We live in a world that is more connected than ever due to advancements in technology as well as the growth of social media. There is a lot of good that has come from this, as well as some not-so-good things. I use social media like most people, and one of the things that I have noticed in myself and something that I have seen around culture is that in the growing age of social media, comparison has also grown. I’m talking about bad comparison, the kind that looks at what others have on their perfect facebook lives and wishes we had it. What interests me about this is that at the core of this issue lies one of the biggest topics in today’s world. Identity. This person on instagram has x,y, and z and that makes them great, and subsequently, since I don’t have x,y, and z that makes me less than. We start to put labels on ourselves and start to live for the approval of others so we can look good. This isn’t limited to social media or millennials either; everyone struggles with identity. We are all searching for who we are. There are things that are said about us even from an early age and we carry it with us for years. People in there 60’s or 70’s are still struggling with what their parents or teachers said in grade school. We are reading books and watching movies everyday that are all about the search for who we are. This is a wide-spread problem. This desire inside of us to search for our identity is something that I think God has put inside us. We know there is more to this life and to who we are. The problem is how we go about defining our identity.
So, how do we do that?
Recently in Church we have started singing the song, “Who You Say I Am” By Hillsong Worship.
This whole song is based around John 8:31-36.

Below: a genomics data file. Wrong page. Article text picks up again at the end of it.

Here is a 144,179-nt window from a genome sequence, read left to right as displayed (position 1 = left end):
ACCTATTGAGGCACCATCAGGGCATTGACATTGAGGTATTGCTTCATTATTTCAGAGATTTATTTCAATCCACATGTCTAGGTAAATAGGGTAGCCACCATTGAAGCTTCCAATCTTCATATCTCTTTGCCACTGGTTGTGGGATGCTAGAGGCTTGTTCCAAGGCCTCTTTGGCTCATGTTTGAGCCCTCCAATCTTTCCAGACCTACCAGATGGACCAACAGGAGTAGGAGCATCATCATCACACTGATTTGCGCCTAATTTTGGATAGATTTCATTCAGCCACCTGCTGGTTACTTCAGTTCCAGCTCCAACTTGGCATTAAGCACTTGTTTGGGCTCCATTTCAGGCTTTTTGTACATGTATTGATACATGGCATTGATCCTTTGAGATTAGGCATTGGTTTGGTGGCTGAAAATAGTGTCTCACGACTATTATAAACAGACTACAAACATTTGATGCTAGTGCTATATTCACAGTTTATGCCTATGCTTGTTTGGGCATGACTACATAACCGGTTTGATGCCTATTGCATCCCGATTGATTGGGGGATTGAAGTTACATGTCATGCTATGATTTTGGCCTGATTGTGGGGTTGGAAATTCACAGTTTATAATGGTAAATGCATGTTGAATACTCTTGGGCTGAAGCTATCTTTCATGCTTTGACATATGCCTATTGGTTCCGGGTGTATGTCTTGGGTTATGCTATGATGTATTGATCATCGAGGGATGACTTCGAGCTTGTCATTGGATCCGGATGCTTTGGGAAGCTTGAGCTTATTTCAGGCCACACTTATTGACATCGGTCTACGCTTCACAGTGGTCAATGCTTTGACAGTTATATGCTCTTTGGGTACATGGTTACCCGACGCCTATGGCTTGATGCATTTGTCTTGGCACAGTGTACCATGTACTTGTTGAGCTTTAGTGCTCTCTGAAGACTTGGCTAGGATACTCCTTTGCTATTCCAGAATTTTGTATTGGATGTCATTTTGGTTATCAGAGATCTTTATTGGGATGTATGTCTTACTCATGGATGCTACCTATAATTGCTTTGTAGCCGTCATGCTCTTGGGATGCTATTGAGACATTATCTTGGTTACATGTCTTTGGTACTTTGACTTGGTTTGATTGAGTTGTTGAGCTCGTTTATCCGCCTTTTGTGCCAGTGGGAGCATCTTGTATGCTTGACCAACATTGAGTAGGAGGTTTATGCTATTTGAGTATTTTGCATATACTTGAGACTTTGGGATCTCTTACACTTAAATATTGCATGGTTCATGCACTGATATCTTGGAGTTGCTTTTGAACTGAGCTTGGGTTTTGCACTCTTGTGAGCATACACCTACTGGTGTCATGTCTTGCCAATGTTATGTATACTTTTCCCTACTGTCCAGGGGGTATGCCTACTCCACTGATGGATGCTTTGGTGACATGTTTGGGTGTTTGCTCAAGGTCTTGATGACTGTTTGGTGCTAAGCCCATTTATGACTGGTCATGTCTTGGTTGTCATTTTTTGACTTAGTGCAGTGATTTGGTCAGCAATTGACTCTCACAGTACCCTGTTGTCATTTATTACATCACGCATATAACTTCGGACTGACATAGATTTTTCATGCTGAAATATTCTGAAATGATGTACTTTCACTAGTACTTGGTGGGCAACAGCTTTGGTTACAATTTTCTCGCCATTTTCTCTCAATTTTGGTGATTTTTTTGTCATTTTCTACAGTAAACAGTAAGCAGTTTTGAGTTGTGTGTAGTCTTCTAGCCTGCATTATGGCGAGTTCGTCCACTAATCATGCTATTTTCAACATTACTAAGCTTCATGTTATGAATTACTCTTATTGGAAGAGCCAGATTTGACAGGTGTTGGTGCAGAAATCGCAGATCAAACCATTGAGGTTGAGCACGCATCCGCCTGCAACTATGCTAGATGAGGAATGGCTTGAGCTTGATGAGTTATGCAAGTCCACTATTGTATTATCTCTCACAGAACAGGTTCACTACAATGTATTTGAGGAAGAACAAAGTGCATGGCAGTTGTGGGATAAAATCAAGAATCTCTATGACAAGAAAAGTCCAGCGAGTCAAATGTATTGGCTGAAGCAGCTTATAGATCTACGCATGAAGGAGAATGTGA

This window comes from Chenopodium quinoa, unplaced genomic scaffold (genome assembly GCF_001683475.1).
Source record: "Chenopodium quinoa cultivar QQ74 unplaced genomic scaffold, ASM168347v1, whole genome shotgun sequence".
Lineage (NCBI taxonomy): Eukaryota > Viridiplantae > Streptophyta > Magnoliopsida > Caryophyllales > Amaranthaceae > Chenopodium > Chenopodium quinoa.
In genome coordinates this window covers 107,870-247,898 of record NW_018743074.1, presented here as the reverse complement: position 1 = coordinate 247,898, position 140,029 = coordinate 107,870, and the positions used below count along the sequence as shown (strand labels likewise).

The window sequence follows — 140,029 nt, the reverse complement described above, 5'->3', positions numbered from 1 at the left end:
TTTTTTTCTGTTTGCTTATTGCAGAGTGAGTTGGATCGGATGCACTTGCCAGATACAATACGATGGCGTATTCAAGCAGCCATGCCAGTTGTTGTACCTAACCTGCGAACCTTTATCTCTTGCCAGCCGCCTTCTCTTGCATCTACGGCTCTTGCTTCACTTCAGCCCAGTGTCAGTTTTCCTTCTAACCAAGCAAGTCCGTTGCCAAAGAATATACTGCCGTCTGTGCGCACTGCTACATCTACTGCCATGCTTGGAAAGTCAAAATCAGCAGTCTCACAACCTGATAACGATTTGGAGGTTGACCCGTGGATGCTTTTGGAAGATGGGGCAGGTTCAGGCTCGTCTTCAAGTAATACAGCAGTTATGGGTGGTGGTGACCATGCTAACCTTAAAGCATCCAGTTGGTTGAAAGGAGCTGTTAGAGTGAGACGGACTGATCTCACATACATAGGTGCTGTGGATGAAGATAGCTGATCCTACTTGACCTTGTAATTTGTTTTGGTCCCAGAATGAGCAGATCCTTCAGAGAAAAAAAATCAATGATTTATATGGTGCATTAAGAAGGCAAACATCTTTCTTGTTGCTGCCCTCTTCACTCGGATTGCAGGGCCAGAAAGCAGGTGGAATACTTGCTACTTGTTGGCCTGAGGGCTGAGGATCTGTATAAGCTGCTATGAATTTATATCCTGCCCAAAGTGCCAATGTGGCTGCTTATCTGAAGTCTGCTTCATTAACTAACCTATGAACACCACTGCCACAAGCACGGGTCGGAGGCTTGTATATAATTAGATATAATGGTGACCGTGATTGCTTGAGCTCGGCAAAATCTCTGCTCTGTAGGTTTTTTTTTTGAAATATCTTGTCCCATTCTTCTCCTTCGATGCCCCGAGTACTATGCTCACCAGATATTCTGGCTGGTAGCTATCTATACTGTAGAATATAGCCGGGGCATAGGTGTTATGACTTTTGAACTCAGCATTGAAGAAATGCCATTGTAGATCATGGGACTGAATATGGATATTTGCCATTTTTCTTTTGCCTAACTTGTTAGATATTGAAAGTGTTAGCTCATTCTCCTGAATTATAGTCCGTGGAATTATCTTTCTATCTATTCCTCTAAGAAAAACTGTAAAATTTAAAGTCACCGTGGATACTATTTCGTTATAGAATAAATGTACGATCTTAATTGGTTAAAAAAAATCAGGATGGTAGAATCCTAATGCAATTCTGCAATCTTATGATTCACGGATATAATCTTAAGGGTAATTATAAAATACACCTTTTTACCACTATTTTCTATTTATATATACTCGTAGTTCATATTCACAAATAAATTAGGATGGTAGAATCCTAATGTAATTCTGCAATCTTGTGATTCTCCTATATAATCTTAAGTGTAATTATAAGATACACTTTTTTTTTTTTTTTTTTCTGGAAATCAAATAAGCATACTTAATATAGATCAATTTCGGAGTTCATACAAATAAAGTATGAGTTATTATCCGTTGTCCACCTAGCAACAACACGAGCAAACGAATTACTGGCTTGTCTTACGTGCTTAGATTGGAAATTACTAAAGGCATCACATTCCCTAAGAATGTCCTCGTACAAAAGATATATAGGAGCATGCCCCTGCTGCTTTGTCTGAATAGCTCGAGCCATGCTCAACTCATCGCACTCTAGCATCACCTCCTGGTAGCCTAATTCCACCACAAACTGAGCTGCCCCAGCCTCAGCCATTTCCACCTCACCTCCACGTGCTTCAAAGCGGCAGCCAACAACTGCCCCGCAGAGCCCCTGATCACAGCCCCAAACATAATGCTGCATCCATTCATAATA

31 To the Jews who had believed him, Jesus said, “If you hold to my teaching, you are really my disciples. 32 Then you will know the truth, and the truth will set you free. 33 They answered him, “We are Abraham’s descendants and have never been slaves of anyone. How can you say that we shall be set free?” 34 Jesus replied, “Very truly I tell you, everyone who sins is a slave to sin. 35 Now a slave has no permanent place in the family, but a son belongs to it forever. 36 So if the Son sets you free, you will be free indeed.
This verse has some crucial truths for us when it comes to who we are and how we see ourselves. Jesus clearly states that if you follow him, you will know the truth and the truth will set you free. One of the dangers to living the life of comparison and living for the approval of others is that it’s living under a lie, and if we live under it, it imprisons us. We become a slave to what others think or what others say about us. Lucky for you and me, God has a real problem with this. Jesus came for a bunch of reasons, one of which is to set us free. This is a huge topic and means so many things, but I believe that one of the biggest jails that Jesus came to break us out of is what others (or even we) say about us. Nobody and nothing gets to define you, including yourself, other than God. He created you and he has a plan and purpose and identity for you. In God’s identity for you, there is freedom. All the labels of this world pale in comparison to who God says you are. You are chosen (Ephesians 1:4), you are not forsaken (Matthew 28:20), God is for you and not against you (Romans 8:31), and we are Children of God (1 John 2:28-3:1).
God gets to define us. He created us, he knows us better than anyone ever could and he has the best plans for us. He is the potter and we are the clay. God looked at Jacob and called him Israel, God looked at Abram and call him Abraham, Jesus looked at Cephas and called him Peter. God Knows you and names you.
We as a Worship team picked this song with purpose. If we as a Church can confidently declare that we are children of God, and if his truth is final, and if what he says about us is more important than anything else, then the kingdom of darkness will tremble with fear and have no hold on us. “Who the son sets free is free indeed.”
– Pastor Tanner Church